So, you’ve decided to have a natural childbirth – that’s great! Now in order to start your care, you have to decide who you want to provide your prenatal care, and also where you would like to bring your baby into this world. You have the options of hospital birth, birth center birth, or ahome birth. With each of these comes a different form of care provider: Obstetrician (OBGYN), Midwife, and Doula. Let’s take a look at each, and discuss the differences between them so you can decide which childbirth option best meets your needs.
A licensed midwife is a birth and pregnancy professional who provides maternity and gynecological care throughout your pregnancy and birth. The licensed midwives at SCV Birth Center specialize in preparing and guiding women through the process of safe and natural childbirth. We practice intermittent fetal monitoring during the birth, which carefully monitors the baby and mommy’s safety in accordance with the requirements set by the American College of Obstetricians and Gynecologists (ACOG).
While most midwives either work at a birth center or specialize in home births, there are some midwives who work at hospitals. Some high-risk pregnancies require a hospital birth with an OBGYN, but most regular pregnancies have the option of choosing a licensed midwife instead.
A licensed midwife has completed years of education and training and is licensed by the medical board. They are responsible for the health care and safety of mommy and baby, just as an OBGYN is. Licensed midwives can perform gynecological exams, monitor the baby, provide prenatal and postnatal care, and much more.
An Obstetrician, or OBGYN, is a medical professional that is usually contracted with a hospital birth. While you may see your OBGYN a few times throughout your prenatal care, most doctors are not personally invested in your natural childbirth. Obstetricians generally use continuous fetal monitoring during birth, which the U.S. Preventive Services Task Force has strongly recommended against using for low-risk pregnancies. OBGYNs are trained and licensed in surgical operations such as cesarean sections. In the very few cases where a C-section is required, you can still have a midwife or doula, but the care is ultimately transferred to the OBGYN. Many hospitals have strict policies that require drug intervention and don’t allow for the natural birthing process to fully occur.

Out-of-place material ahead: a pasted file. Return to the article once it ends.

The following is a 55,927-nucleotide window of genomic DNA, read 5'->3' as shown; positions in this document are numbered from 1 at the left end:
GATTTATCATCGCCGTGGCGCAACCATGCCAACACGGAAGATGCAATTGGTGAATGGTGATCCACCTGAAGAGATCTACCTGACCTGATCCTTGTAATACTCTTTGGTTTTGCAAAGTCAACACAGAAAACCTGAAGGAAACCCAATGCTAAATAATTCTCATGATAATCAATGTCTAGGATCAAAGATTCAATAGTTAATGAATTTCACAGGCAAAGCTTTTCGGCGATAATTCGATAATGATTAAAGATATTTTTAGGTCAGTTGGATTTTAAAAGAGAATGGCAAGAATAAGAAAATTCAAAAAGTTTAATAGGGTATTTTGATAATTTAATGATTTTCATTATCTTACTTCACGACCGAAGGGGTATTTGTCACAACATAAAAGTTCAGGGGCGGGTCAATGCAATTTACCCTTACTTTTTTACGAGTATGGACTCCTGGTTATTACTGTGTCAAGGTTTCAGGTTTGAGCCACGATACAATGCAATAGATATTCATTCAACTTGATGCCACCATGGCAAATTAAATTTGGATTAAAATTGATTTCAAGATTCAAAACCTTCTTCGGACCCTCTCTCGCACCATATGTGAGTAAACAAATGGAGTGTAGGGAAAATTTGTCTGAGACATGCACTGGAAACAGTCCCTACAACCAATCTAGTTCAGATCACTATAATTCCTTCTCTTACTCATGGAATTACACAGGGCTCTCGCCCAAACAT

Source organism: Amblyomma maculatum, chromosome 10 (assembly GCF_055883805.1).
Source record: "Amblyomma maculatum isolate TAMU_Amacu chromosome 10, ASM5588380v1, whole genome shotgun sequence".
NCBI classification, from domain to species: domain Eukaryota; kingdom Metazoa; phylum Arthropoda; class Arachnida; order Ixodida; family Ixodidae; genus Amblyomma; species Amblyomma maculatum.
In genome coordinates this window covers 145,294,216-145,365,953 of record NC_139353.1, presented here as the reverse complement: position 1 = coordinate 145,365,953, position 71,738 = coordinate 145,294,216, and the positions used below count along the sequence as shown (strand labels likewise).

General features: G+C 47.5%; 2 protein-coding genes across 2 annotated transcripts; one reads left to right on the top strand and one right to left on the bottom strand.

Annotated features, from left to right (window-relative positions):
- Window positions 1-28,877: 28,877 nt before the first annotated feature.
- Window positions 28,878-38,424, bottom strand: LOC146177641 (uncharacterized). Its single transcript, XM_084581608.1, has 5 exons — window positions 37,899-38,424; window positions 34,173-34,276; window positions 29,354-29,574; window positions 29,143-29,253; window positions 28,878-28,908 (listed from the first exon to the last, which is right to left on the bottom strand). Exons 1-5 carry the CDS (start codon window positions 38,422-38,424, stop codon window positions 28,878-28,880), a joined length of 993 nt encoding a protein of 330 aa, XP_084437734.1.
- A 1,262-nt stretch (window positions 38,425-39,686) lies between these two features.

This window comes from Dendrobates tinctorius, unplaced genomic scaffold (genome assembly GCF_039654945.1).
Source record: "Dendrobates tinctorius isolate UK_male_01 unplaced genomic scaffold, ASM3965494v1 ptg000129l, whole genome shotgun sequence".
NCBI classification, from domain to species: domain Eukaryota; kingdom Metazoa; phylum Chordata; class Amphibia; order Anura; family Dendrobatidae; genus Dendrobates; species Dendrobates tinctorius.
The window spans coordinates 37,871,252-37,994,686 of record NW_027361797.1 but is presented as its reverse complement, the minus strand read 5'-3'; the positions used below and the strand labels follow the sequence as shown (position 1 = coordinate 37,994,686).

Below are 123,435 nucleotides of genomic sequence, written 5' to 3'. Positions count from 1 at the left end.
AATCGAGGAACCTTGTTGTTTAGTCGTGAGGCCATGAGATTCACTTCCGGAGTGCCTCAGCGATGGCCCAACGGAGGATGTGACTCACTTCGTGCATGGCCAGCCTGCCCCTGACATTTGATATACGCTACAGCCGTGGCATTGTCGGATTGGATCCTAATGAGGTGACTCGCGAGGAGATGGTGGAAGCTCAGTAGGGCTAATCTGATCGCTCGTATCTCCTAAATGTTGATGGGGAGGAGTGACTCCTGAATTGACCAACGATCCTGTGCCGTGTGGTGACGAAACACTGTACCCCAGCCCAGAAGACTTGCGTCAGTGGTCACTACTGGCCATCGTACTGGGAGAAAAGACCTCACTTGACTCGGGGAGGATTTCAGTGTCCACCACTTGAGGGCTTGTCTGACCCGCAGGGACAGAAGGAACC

A doula is a great addition to a licensed midwife or an OBGYN. A doula will not replace your healthcare provider but instead be there to emotionally support you. There are two different types of doulas: postpartum and birth or labor. A birth doula will help coach you through the laboring process and help make your experience as smooth and comfortable as possible. They will encourage you emotionally and help maintain your comfort. A postpartum doula will support your new family through the process of bringing the new baby home and all the changes involved in a growing family. Doulas can be a part of your birth at any location.
Most doulas are certified, but certification is not required to hold the title doula. Labor/birth Doulas are non-clinical professionals who are able to provide emotional and mental support, and encourage and support communication between you and your health care team and self-advocacy. They should not be part of any medical decisions.
Ultimately, you need to choose a health provider that you are comfortable with. Birth is a very personal experience and you want to make sure to select the care that is right for you and your baby. Contact our licensed midwives at the SCV Birth Center and see if natural childbirth at a certified birth center is right for you.